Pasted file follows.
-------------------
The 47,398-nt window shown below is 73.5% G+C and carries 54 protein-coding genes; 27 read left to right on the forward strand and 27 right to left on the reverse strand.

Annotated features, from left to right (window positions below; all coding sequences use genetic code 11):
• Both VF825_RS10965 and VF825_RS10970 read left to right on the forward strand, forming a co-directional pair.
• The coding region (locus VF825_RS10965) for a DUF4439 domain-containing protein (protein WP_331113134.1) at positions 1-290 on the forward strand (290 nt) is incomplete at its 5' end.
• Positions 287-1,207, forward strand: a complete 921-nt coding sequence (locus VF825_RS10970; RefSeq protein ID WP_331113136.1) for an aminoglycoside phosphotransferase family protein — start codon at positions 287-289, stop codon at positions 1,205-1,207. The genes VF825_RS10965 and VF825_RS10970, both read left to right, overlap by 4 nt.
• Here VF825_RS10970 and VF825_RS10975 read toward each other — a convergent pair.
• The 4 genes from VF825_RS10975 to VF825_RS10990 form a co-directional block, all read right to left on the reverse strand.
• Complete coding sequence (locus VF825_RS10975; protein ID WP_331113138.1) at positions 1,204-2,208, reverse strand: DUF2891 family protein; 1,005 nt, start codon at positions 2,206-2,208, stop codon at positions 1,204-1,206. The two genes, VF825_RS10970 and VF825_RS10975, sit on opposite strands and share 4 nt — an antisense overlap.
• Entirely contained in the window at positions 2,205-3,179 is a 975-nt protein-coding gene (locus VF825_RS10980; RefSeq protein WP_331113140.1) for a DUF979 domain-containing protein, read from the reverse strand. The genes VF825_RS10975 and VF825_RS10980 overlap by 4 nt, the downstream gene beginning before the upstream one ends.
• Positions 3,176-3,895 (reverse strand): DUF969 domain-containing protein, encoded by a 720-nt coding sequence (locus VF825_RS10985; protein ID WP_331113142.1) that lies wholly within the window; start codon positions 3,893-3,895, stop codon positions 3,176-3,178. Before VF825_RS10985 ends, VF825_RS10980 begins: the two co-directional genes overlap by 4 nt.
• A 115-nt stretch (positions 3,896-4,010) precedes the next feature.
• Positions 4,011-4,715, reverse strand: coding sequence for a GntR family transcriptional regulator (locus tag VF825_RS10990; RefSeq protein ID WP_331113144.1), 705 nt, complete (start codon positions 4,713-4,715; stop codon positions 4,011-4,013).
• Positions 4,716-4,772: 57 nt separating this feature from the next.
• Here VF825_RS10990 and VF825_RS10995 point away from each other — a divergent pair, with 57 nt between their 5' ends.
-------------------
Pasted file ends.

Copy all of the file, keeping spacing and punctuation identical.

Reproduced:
The 47,398-nt window shown below is 73.5% G+C and carries 54 protein-coding genes; 27 read left to right on the forward strand and 27 right to left on the reverse strand.

Annotated features, from left to right (window positions below; all coding sequences use genetic code 11):
• Both VF825_RS10965 and VF825_RS10970 read left to right on the forward strand, forming a co-directional pair.
• The coding region (locus VF825_RS10965) for a DUF4439 domain-containing protein (protein WP_331113134.1) at positions 1-290 on the forward strand (290 nt) is incomplete at its 5' end.
• Positions 287-1,207, forward strand: a complete 921-nt coding sequence (locus VF825_RS10970; RefSeq protein ID WP_331113136.1) for an aminoglycoside phosphotransferase family protein — start codon at positions 287-289, stop codon at positions 1,205-1,207. The genes VF825_RS10965 and VF825_RS10970, both read left to right, overlap by 4 nt.
• Here VF825_RS10970 and VF825_RS10975 read toward each other — a convergent pair.
• The 4 genes from VF825_RS10975 to VF825_RS10990 form a co-directional block, all read right to left on the reverse strand.
• Complete coding sequence (locus VF825_RS10975; protein ID WP_331113138.1) at positions 1,204-2,208, reverse strand: DUF2891 family protein; 1,005 nt, start codon at positions 2,206-2,208, stop codon at positions 1,204-1,206. The two genes, VF825_RS10970 and VF825_RS10975, sit on opposite strands and share 4 nt — an antisense overlap.
• Entirely contained in the window at positions 2,205-3,179 is a 975-nt protein-coding gene (locus VF825_RS10980; RefSeq protein WP_331113140.1) for a DUF979 domain-containing protein, read from the reverse strand. The genes VF825_RS10975 and VF825_RS10980 overlap by 4 nt, the downstream gene beginning before the upstream one ends.
• Positions 3,176-3,895 (reverse strand): DUF969 domain-containing protein, encoded by a 720-nt coding sequence (locus VF825_RS10985; protein ID WP_331113142.1) that lies wholly within the window; start codon positions 3,893-3,895, stop codon positions 3,176-3,178. Before VF825_RS10985 ends, VF825_RS10980 begins: the two co-directional genes overlap by 4 nt.
• A 115-nt stretch (positions 3,896-4,010) precedes the next feature.
• Positions 4,011-4,715, reverse strand: coding sequence for a GntR family transcriptional regulator (locus tag VF825_RS10990; RefSeq protein ID WP_331113144.1), 705 nt, complete (start codon positions 4,713-4,715; stop codon positions 4,011-4,013).
• Positions 4,716-4,772: 57 nt separating this feature from the next.
• Here VF825_RS10990 and VF825_RS10995 point away from each other — a divergent pair, with 57 nt between their 5' ends.